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Hoffmann, R. A wiki for the life sciences where authorship matters. Nature Genetics (2008)

Tumor-related alternatively spliced Rac1b is not regulated by Rho-GDP dissociation inhibitors and exhibits selective downstream signaling.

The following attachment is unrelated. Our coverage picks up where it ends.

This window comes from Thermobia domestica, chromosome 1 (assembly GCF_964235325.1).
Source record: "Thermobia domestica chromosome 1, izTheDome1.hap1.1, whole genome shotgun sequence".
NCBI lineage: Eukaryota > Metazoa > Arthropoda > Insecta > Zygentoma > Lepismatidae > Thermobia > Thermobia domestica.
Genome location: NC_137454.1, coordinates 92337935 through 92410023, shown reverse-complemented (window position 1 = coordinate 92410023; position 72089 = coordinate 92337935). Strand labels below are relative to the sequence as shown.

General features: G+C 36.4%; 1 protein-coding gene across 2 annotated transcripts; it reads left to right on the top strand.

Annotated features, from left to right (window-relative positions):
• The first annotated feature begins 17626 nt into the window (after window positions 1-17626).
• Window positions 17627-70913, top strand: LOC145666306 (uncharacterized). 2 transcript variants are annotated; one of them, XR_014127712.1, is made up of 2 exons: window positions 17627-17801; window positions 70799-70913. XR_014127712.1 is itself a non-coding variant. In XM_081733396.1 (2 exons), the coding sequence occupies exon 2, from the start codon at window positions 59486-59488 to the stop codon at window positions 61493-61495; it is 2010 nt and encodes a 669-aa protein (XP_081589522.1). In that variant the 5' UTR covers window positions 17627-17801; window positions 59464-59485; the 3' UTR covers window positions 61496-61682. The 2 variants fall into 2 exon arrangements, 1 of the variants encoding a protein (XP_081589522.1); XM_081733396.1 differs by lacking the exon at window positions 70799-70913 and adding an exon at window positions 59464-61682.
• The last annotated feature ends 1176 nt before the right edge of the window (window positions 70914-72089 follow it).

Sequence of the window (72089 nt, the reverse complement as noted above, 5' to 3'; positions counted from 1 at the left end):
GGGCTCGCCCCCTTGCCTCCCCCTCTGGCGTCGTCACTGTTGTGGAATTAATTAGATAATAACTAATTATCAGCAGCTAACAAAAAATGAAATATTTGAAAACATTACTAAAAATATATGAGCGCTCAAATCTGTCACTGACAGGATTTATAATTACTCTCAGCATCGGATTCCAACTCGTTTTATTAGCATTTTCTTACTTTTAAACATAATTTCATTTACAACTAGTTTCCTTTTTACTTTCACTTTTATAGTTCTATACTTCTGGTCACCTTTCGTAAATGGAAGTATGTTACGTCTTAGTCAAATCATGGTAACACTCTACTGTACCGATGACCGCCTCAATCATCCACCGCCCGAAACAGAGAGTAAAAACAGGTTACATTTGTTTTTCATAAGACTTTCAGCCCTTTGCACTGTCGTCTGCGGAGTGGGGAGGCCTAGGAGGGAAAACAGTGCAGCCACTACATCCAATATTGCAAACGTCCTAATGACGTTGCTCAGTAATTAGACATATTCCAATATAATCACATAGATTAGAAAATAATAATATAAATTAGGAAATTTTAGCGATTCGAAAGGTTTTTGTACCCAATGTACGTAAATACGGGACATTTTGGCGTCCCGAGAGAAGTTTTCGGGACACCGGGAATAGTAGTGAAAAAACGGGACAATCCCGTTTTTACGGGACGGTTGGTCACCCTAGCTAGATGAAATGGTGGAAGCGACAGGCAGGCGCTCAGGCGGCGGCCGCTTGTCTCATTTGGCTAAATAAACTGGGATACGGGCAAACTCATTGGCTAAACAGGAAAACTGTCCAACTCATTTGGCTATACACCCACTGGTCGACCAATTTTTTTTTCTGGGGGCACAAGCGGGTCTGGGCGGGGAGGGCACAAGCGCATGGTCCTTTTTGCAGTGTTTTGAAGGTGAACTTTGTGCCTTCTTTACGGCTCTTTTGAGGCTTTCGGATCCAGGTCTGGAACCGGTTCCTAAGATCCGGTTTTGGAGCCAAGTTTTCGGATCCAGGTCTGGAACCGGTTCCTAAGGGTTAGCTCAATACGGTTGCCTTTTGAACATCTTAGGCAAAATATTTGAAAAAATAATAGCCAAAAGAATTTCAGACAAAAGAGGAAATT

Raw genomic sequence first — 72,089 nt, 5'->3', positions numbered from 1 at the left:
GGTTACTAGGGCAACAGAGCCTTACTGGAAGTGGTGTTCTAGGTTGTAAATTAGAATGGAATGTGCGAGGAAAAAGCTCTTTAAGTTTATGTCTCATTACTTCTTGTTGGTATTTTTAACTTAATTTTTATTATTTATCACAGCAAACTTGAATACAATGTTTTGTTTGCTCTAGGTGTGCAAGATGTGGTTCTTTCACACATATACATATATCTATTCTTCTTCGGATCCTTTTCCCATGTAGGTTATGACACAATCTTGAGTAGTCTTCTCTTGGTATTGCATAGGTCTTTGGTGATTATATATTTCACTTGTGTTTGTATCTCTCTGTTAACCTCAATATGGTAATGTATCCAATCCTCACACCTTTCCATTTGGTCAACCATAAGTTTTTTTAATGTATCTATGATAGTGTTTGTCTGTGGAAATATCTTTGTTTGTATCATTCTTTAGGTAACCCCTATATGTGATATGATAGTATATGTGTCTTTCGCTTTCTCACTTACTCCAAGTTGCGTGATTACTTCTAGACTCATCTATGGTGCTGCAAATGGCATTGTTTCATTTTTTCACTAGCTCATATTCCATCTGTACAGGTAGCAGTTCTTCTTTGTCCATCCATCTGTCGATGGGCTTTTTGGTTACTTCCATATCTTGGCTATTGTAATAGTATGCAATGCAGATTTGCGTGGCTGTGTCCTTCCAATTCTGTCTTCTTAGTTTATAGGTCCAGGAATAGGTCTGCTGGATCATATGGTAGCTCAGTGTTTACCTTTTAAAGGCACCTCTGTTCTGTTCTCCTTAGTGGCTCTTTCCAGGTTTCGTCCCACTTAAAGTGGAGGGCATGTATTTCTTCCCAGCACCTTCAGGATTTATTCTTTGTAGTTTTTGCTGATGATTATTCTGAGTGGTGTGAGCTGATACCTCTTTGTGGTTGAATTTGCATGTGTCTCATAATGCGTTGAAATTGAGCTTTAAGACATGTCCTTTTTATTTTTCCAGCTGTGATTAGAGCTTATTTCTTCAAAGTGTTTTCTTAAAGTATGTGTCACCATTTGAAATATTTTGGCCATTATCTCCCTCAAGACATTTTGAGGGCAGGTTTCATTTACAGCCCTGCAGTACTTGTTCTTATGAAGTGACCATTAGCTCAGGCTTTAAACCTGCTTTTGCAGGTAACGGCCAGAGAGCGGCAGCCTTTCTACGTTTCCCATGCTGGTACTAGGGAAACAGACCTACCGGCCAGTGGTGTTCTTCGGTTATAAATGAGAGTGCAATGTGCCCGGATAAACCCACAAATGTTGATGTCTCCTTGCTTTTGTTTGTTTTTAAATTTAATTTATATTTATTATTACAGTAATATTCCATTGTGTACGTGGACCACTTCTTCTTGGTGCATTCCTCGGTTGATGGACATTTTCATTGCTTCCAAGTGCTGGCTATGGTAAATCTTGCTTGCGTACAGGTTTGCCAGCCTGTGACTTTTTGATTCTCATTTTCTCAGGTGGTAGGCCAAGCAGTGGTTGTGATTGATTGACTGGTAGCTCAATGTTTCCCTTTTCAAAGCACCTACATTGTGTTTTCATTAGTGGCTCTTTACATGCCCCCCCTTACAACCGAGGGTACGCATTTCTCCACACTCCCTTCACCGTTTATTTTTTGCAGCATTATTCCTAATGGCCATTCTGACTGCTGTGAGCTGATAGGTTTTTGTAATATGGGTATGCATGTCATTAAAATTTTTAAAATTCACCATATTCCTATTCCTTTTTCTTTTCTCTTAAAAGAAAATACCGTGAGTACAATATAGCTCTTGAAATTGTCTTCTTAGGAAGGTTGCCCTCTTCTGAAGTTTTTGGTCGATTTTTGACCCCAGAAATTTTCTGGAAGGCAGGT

Rac1 is a member of the Rho family of small GTPases, which control signaling pathways that regulate actin cytoskeletal dynamics and gene transcription. Rac1 is activated by guanine nucleotide exchange factors and inactivated by GTPase-activating proteins. In addition, Rho-GDP dissociation inhibitors (Rho-GDIs) can inhibit Rac1 by sequestering it in the cytoplasm. We have found previously that colorectal tumors express an alternatively spliced variant, Rac1b, containing 19 additional amino acids following the switch II region. Here we characterized the regulation and downstream signaling of Rac1b. Although little Rac1b protein is expressed in cells, the amount of activated Rac1b protein often exceeds that of activated Rac1, suggesting that Rac1b contributes significantly to the downstream signaling of Rac in cells. The regulation of both Rac1 and Rac1b activities is dependent on guanine nucleotide exchange factors and GTPase-activating proteins, but the difference in their activation is mainly determined by the inability of Rac1b to interact with Rho-GDI. As a consequence, most Rac1b remains bound to the plasma membrane and is not sequestered by Rho-GDI in the cytoplasm. Unlike Rac1, activated Rac1b is unable to induce lamellipodia formation and is unable to bind and activate p21- activated protein kinase nor activate the downstream protein kinase JNK. However, both Rac1 and Rac1b are able to activate NFkappaB to the same extent. These data suggest that alternative splicing of Rac1 leads to a highly active Rac variant that differs in regulation and downstream signaling.[1]


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